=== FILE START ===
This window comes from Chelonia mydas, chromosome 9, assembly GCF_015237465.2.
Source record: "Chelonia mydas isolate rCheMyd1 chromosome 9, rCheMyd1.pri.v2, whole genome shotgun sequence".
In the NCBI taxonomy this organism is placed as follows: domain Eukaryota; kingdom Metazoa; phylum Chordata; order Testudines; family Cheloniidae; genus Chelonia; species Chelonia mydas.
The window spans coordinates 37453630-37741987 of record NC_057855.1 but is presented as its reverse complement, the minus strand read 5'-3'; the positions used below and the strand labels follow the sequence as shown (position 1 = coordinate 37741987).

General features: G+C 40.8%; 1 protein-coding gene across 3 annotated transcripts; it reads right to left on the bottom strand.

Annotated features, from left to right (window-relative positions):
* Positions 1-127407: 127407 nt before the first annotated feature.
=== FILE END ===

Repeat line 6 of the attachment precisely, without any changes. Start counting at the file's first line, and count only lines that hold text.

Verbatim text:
Annotated features, from left to right (window-relative positions):